Now, in this regard at least, donor intent happens to coincide exactly with legislative intent. I do not pretend to the scholarly attainments of Professor Frumkin, but I have read the legislative record of the pertinent tax bills and it is nowhere stated that Congress sought to encourage an ever-larger, ever-better-paid foundation-management class. Quite the contrary. Our elected representatives have provided the stimulus of tax incentive and we are expected, in return, to increase charitable giving. Instead–by allowing overhead expenses to be counted against the payout–Congress presented foundation managers with this choice at the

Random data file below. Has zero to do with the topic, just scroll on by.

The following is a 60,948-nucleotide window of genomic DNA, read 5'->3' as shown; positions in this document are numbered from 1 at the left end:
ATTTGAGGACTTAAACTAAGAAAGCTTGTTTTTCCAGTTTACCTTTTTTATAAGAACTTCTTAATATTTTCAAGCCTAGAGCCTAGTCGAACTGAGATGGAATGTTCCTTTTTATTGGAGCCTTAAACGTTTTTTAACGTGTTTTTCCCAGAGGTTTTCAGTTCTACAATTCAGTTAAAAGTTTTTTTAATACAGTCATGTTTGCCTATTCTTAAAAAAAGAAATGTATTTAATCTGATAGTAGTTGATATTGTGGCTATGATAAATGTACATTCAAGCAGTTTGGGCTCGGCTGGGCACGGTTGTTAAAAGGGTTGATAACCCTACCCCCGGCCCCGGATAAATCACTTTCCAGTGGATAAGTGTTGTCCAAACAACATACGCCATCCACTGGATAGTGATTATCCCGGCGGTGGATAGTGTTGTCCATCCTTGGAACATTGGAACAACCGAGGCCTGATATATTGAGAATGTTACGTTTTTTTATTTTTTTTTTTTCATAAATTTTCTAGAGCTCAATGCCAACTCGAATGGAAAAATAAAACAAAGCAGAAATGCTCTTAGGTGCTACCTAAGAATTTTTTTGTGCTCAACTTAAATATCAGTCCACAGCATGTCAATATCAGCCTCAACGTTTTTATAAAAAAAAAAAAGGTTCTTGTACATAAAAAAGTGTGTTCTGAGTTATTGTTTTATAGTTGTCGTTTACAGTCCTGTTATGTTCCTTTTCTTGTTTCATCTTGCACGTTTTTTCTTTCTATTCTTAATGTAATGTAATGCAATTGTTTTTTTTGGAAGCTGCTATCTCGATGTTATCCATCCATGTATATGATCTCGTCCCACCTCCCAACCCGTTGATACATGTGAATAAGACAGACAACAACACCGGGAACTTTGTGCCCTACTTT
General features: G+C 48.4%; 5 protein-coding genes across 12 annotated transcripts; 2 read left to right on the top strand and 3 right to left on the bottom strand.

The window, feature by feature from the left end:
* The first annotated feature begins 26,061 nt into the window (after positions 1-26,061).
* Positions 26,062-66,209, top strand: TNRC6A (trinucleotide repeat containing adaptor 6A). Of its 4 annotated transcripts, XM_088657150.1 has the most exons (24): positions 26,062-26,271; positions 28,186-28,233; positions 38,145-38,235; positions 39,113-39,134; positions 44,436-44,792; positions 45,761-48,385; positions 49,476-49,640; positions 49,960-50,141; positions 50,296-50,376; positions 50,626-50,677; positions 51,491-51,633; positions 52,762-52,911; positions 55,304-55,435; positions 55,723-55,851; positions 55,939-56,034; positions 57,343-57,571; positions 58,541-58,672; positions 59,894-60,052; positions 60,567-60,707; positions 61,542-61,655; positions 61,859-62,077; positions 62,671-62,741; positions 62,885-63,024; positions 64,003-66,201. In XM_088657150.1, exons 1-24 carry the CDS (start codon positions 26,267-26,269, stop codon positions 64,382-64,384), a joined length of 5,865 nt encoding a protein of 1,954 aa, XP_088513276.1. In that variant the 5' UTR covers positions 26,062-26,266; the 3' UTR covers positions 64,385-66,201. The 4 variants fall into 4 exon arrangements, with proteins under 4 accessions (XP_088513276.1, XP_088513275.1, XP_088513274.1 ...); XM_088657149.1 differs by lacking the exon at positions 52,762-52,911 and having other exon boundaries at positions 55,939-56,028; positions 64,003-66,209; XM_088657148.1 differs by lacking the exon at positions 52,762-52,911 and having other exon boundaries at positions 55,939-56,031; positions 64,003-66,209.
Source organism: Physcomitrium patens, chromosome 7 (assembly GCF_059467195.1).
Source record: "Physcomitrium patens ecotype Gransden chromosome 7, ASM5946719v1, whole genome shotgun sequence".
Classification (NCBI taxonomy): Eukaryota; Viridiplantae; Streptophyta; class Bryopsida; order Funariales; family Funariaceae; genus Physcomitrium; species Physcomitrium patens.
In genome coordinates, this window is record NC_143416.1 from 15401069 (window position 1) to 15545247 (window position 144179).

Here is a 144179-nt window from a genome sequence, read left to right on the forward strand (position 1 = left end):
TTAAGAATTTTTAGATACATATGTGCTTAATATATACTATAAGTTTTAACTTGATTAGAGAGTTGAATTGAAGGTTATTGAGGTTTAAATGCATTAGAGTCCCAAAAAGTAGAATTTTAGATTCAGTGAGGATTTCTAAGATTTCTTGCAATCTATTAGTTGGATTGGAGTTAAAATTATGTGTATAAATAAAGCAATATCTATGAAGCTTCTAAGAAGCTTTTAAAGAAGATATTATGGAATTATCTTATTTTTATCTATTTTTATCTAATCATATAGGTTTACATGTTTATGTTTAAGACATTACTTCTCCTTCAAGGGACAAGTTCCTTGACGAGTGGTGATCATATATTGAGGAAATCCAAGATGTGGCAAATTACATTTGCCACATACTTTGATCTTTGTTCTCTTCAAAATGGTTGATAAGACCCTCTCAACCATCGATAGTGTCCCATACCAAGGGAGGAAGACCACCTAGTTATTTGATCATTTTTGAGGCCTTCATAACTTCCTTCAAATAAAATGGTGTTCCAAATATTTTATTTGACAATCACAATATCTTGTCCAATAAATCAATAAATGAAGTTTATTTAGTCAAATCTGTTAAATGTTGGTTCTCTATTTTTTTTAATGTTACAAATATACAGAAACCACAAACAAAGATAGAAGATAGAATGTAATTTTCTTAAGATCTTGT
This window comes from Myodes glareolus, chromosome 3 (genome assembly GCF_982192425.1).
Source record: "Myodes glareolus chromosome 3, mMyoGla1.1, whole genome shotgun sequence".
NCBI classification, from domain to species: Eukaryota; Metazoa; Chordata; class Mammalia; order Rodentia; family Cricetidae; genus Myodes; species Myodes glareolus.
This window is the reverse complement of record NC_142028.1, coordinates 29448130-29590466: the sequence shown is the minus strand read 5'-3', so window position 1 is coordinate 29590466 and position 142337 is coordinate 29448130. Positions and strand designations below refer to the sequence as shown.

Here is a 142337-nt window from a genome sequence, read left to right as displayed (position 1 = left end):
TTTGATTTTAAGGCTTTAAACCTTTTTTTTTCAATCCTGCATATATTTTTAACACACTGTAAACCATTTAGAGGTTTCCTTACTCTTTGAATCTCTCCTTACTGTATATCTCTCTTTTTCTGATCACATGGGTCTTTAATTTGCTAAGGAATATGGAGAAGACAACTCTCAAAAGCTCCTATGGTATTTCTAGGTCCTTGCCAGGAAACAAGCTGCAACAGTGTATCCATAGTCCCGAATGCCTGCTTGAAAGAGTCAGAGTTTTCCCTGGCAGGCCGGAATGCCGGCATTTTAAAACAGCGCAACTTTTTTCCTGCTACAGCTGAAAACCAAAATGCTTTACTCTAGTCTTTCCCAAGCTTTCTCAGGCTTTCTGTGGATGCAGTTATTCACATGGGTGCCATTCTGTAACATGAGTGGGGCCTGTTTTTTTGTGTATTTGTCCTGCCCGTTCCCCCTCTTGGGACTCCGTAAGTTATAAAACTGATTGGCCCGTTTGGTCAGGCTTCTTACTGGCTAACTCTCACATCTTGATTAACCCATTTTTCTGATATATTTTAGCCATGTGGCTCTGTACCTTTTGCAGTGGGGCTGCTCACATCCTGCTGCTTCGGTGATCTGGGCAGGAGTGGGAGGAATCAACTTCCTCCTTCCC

margin of expense: they can either increase donations to charity or they can increase their own pay and perks. Students of human nature have not been shocked by the choices made.
And thus our political problem. Over the years, Congress got little of its intended consequence–robust, regular growth in foundation contributions. And a great deal of unintended consequence–the explosive growth of the big-foundation management class funded, in effect, by the payout requirement. Not surprisingly, Congress is unhappy–and is now looking for ways to make those who seem to have duped it unhappy, too.
What can be done? How can we deflect the unhappiness that may soon be visited upon us?
Let me share with you a few lessons born of the Blunt-Ford battle of last spring and summer–and then leave you with a recommendation for specific action.